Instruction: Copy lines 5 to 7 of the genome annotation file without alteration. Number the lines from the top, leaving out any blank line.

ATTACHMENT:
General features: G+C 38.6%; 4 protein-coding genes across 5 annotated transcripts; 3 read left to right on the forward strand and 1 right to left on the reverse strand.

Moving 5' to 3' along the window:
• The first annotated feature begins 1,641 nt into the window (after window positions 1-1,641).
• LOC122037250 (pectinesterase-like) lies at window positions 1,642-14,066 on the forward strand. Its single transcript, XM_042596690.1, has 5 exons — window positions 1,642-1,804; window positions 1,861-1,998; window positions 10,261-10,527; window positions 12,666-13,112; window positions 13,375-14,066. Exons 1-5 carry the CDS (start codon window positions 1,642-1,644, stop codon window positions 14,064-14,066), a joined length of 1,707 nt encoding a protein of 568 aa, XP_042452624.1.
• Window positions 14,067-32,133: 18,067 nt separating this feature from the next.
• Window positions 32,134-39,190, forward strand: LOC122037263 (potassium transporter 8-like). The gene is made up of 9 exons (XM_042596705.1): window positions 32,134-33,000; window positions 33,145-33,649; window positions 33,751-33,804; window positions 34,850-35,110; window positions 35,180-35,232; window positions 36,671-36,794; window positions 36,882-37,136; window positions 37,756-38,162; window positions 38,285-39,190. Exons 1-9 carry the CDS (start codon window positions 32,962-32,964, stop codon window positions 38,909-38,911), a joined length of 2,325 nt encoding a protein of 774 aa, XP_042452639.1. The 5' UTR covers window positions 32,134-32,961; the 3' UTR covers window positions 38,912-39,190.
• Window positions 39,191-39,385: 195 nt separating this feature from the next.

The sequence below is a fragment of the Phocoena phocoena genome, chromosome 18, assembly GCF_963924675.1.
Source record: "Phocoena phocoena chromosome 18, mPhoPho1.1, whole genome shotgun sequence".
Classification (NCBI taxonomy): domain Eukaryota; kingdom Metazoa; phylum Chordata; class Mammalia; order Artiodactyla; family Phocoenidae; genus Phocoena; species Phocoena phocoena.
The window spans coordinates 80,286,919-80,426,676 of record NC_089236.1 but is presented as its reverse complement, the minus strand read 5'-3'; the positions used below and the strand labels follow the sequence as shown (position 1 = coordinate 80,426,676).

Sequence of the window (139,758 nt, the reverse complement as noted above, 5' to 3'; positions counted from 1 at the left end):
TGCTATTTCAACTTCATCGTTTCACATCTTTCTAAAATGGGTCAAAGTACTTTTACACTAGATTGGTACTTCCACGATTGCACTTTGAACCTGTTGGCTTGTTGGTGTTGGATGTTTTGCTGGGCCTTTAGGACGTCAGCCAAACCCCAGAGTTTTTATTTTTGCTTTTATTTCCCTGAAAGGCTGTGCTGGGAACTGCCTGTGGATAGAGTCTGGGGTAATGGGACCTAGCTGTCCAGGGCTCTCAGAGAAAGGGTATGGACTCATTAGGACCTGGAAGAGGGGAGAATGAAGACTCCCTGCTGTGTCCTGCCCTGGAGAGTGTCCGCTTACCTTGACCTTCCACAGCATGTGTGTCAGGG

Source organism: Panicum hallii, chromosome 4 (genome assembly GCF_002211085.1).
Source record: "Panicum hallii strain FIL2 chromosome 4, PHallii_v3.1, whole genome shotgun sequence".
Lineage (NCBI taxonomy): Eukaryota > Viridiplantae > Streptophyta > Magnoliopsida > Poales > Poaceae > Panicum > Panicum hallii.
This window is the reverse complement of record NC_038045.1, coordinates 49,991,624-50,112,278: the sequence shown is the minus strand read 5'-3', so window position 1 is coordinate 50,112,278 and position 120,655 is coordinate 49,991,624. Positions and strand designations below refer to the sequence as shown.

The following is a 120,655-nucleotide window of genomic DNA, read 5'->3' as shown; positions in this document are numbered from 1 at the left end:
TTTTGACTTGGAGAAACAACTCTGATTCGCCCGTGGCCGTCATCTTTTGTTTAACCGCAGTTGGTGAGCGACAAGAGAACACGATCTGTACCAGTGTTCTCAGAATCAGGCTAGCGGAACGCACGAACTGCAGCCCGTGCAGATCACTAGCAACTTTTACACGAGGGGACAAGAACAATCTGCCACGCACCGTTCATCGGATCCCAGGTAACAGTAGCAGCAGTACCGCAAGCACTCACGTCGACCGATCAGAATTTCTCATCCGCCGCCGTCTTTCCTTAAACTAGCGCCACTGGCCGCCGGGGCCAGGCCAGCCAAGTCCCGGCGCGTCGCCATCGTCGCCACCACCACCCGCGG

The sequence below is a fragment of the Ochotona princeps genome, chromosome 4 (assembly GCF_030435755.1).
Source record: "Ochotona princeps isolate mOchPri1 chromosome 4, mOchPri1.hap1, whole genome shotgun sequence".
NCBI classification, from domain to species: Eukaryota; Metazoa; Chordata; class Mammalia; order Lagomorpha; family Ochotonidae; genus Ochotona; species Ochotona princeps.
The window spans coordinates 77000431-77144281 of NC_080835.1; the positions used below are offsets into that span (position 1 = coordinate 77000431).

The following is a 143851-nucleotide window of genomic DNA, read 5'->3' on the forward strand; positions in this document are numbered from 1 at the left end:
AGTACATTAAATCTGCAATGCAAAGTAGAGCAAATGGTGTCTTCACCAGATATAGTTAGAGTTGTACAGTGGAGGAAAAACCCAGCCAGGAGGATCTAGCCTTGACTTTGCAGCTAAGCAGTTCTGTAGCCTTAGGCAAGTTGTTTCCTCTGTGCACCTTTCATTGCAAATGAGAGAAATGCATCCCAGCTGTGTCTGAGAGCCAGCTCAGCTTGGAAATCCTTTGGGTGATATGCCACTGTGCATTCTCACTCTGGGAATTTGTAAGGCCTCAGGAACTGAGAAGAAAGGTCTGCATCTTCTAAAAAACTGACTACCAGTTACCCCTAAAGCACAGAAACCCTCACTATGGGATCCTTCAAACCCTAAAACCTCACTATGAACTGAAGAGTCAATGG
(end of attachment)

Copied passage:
• Window positions 14,067-32,133: 18,067 nt separating this feature from the next.
• Window positions 32,134-39,190, forward strand: LOC122037263 (potassium transporter 8-like). The gene is made up of 9 exons (XM_042596705.1): window positions 32,134-33,000; window positions 33,145-33,649; window positions 33,751-33,804; window positions 34,850-35,110; window positions 35,180-35,232; window positions 36,671-36,794; window positions 36,882-37,136; window positions 37,756-38,162; window positions 38,285-39,190. Exons 1-9 carry the CDS (start codon window positions 32,962-32,964, stop codon window positions 38,909-38,911), a joined length of 2,325 nt encoding a protein of 774 aa, XP_042452639.1. The 5' UTR covers window positions 32,134-32,961; the 3' UTR covers window positions 38,912-39,190.
• Window positions 39,191-39,385: 195 nt separating this feature from the next.